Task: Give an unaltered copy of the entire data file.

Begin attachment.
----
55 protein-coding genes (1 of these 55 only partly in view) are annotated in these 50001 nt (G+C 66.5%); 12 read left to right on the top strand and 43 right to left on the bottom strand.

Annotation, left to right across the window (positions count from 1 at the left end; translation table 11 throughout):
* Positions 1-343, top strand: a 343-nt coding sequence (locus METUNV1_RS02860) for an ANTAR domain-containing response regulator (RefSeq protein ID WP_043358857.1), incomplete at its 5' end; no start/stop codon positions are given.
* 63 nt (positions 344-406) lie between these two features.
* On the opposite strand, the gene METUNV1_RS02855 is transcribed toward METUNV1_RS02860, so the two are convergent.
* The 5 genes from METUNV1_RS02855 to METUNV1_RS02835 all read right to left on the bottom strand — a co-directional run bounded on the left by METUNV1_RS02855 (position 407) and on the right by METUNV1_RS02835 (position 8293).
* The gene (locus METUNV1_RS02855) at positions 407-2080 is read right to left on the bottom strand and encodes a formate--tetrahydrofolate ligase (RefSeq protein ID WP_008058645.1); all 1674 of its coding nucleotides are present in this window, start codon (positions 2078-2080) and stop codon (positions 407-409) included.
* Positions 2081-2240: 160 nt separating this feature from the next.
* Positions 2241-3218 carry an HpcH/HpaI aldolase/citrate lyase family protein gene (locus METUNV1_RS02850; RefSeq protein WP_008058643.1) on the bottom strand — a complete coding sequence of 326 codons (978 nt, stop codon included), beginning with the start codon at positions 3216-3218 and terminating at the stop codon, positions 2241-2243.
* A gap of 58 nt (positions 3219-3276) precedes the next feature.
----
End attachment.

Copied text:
55 protein-coding genes (1 of these 55 only partly in view) are annotated in these 50001 nt (G+C 66.5%); 12 read left to right on the top strand and 43 right to left on the bottom strand.

Annotation, left to right across the window (positions count from 1 at the left end; translation table 11 throughout):
* Positions 1-343, top strand: a 343-nt coding sequence (locus METUNV1_RS02860) for an ANTAR domain-containing response regulator (RefSeq protein ID WP_043358857.1), incomplete at its 5' end; no start/stop codon positions are given.
* 63 nt (positions 344-406) lie between these two features.
* On the opposite strand, the gene METUNV1_RS02855 is transcribed toward METUNV1_RS02860, so the two are convergent.
* The 5 genes from METUNV1_RS02855 to METUNV1_RS02835 all read right to left on the bottom strand — a co-directional run bounded on the left by METUNV1_RS02855 (position 407) and on the right by METUNV1_RS02835 (position 8293).
* The gene (locus METUNV1_RS02855) at positions 407-2080 is read right to left on the bottom strand and encodes a formate--tetrahydrofolate ligase (RefSeq protein ID WP_008058645.1); all 1674 of its coding nucleotides are present in this window, start codon (positions 2078-2080) and stop codon (positions 407-409) included.
* Positions 2081-2240: 160 nt separating this feature from the next.
* Positions 2241-3218 carry an HpcH/HpaI aldolase/citrate lyase family protein gene (locus METUNV1_RS02850; RefSeq protein WP_008058643.1) on the bottom strand — a complete coding sequence of 326 codons (978 nt, stop codon included), beginning with the start codon at positions 3216-3218 and terminating at the stop codon, positions 2241-2243.
* A gap of 58 nt (positions 3219-3276) precedes the next feature.